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Liz Truss to be the UK’s new Prime Minister after winning Tory leadership race

Truss will take over from Boris Johnson as the next UK leader

By Nick Reilly

Liz Truss speaking at a Conservative Leadership Election hustings (Picture: Alamy)
Liz Truss speaking at a Conservative Leadership Election hustings (Picture: Alamy)

Liz Truss has been confirmed as the UK’s next Prime Minister, after defeating Rishi Sunak in the Conservative Party leadership race.

Truss emerged triumphant as the results of the leadership content were announced shortly after 12.30PM today (September 5) at a meeting of Tory party delegates in Westminster.

She defeated Rishi Sunak after securing 81,326 votes from Tory voters against the former chancellor’s 60,399.

Truss, currently the Foreign Secretary, will now be asked to form a government tomorrow after Boris Johnson steps down.

In her acceptance speech, Truss said it was an honour to be announced as the winner after a “hard-fought campaign” against Rishi Sunak.

Paying tribute to her predecessor Johnson, she said he had led the UK through the coronavirus, while also hailing him for “standing up” to Vladimir Putin against his invasion of Ukraine.

Truss, now the UK’s third female PM after Margaret Thatcher and Theresa May, will travel to Balmoral Castle tomorrow to meet the Queen and Boris Johnson for the handover of power.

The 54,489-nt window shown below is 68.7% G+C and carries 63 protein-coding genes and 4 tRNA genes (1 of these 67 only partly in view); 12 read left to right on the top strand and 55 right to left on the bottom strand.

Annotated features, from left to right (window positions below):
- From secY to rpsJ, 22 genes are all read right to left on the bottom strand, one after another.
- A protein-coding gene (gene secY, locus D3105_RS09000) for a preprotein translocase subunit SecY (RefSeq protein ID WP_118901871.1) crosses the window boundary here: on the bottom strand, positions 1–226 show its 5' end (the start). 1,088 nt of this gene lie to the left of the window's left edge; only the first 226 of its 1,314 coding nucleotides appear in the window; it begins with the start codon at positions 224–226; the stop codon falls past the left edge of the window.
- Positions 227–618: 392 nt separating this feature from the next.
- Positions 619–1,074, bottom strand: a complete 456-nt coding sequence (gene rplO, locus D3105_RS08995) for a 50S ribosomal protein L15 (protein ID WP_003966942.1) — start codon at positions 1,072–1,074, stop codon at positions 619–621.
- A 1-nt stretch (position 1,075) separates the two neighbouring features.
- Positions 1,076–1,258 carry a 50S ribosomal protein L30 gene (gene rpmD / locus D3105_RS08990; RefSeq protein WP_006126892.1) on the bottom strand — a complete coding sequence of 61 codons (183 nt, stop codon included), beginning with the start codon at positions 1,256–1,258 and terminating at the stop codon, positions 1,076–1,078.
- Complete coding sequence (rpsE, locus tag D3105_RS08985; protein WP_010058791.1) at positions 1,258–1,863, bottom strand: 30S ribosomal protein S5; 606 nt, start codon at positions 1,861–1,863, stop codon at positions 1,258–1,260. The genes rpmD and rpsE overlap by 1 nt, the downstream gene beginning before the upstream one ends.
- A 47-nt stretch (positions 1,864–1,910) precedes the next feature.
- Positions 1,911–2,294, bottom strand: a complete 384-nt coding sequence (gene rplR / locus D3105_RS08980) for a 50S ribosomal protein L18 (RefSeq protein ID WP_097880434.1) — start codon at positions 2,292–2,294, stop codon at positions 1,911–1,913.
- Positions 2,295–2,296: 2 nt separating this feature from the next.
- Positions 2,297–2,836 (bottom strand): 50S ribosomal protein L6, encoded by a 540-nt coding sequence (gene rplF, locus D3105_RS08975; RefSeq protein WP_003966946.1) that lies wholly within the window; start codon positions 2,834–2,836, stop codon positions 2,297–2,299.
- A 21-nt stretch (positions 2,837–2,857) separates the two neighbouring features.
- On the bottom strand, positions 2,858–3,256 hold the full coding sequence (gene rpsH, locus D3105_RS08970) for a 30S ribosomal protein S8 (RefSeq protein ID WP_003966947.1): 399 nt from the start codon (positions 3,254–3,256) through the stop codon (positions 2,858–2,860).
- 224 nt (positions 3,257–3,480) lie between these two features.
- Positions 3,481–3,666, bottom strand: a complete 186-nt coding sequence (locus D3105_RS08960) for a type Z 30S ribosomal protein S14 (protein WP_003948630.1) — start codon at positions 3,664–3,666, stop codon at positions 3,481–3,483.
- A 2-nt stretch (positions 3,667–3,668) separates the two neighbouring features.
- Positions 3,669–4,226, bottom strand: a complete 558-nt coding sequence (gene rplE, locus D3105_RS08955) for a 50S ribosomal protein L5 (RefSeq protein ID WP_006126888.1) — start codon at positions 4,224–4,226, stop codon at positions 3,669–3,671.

Responding to her win, Labour leader Sir Keir Starmer tweeted : “I’d like to congratulate our next prime minister Liz Truss as she prepares for office.

“But after 12 years of the Tories all we have to show for it is low wages, high prices, and a Tory cost-of-living crisis. Only Labour can deliver the fresh start our country needs.”

Truss now has a busy week ahead. She has the task of choosing who will serve as her cabinet ministers, while working out her first impactful moves as PM. She has previously pledged to respond to concerns over rapidly rising energy bills within a week of taking power.

The leadership contest was sparked in July, when Boris Johnson announced he would stand down following a number of scandals – including breaching his own lockdown rules within government.

His decision to stand down was finally prompted by the revelation he had promoted Chris Pincher to Deputy Chief Whip, despite knowing he faced multiple allegations of sexual misconduct.

The leadership campaign then began on July 12, with eight candidates securing the backing of 20 of their MP colleagues.

Kemi Badenoch, Suella Braverman, Jeremy Hunt, Penny Mordaunt, Rishi Sunak, Liz Truss, Tom Tugendhat and Nadhim Zahawi all made it onto the ballot for the first stage of voting, before Truss and Sunak eventually made the final stage.